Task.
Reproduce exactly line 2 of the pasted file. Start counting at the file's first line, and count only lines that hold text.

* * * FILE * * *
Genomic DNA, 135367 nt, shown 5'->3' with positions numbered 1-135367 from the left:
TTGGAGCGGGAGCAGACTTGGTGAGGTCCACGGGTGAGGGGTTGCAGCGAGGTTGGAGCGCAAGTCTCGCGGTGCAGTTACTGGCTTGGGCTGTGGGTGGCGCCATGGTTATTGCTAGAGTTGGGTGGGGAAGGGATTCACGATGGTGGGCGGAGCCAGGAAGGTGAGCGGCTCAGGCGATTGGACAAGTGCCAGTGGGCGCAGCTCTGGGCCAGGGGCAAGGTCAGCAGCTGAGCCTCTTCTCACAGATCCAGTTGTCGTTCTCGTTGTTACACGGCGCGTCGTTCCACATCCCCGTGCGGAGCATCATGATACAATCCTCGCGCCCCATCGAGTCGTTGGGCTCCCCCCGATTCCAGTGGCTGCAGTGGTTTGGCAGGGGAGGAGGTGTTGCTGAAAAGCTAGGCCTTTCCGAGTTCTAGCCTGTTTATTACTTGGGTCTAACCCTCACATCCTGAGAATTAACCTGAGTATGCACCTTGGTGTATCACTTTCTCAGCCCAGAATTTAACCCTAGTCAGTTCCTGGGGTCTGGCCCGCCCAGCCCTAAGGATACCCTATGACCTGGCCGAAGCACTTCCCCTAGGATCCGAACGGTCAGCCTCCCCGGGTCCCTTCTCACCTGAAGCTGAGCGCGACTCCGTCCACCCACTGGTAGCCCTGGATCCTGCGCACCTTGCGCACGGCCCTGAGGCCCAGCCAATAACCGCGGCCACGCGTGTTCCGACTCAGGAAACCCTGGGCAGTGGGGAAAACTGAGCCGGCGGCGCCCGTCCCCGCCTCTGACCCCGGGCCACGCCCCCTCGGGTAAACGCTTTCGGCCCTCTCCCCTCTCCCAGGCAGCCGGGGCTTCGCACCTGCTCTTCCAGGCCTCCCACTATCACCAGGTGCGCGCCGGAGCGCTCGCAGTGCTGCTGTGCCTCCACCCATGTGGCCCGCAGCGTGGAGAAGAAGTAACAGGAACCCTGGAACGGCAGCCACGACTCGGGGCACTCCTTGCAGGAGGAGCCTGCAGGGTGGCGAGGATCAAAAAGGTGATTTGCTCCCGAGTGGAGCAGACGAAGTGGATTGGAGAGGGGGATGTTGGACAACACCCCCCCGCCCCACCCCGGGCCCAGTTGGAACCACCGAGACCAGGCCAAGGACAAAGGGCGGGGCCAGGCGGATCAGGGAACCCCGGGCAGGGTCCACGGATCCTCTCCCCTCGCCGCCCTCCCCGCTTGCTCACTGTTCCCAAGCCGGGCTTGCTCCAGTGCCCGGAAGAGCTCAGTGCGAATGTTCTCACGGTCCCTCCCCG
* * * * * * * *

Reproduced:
TTGGAGCGGGAGCAGACTTGGTGAGGTCCACGGGTGAGGGGTTGCAGCGAGGTTGGAGCGCAAGTCTCGCGGTGCAGTTACTGGCTTGGGCTGTGGGTGGCGCCATGGTTATTGCTAGAGTTGGGTGGGGAAGGGATTCACGATGGTGGGCGGAGCCAGGAAGGTGAGCGGCTCAGGCGATTGGACAAGTGCCAGTGGGCGCAGCTCTGGGCCAGGGGCAAGGTCAGCAGCTGAGCCTCTTCTCACAGATCCAGTTGTCGTTCTCGTTGTTACACGGCGCGTCGTTCCACATCCCCGTGCGGAGCATCATGATACAATCCTCGCGCCCCATCGAGTCGTTGGGCTCCCCCCGATTCCAGTGGCTGCAGTGGTTTGGCAGGGGAGGAGGTGTTGCTGAAAAGCTAGGCCTTTCCGAGTTCTAGCCTGTTTATTACTTGGGTCTAACCCTCACATCCTGAGAATTAACCTGAGTATGCACCTTGGTGTATCACTTTCTCAGCCCAGAATTTAACCCTAGTCAGTTCCTGGGGTCTGGCCCGCCCAGCCCTAAGGATACCCTATGACCTGGCCGAAGCACTTCCCCTAGGATCCGAACGGTCAGCCTCCCCGGGTCCCTTCTCACCTGAAGCTGAGCGCGACTCCGTCCACCCACTGGTAGCCCTGGATCCTGCGCACCTTGCGCACGGCCCTGAGGCCCAGCCAATAACCGCGGCCACGCGTGTTCCGACTCAGGAAACCCTGGGCAGTGGGGAAAACTGAGCCGGCGGCGCCCGTCCCCGCCTCTGACCCCGGGCCACGCCCCCTCGGGTAAACGCTTTCGGCCCTCTCCCCTCTCCCAGGCAGCCGGGGCTTCGCACCTGCTCTTCCAGGCCTCCCACTATCACCAGGTGCGCGCCGGAGCGCTCGCAGTGCTGCTGTGCCTCCACCCATGTGGCCCGCAGCGTGGAGAAGAAGTAACAGGAACCCTGGAACGGCAGCCACGACTCGGGGCACTCCTTGCAGGAGGAGCCTGCAGGGTGGCGAGGATCAAAAAGGTGATTTGCTCCCGAGTGGAGCAGACGAAGTGGATTGGAGAGGGGGATGTTGGACAACACCCCCCCGCCCCACCCCGGGCCCAGTTGGAACCACCGAGACCAGGCCAAGGACAAAGGGCGGGGCCAGGCGGATCAGGGAACCCCGGGCAGGGTCCACGGATCCTCTCCCCTCGCCGCCCTCCCCGCTTGCTCACTGTTCCCAAGCCGGGCTTGCTCCAGTGCCCGGAAGAGCTCAGTGCGAATGTTCTCACGGTCCCTCCCCG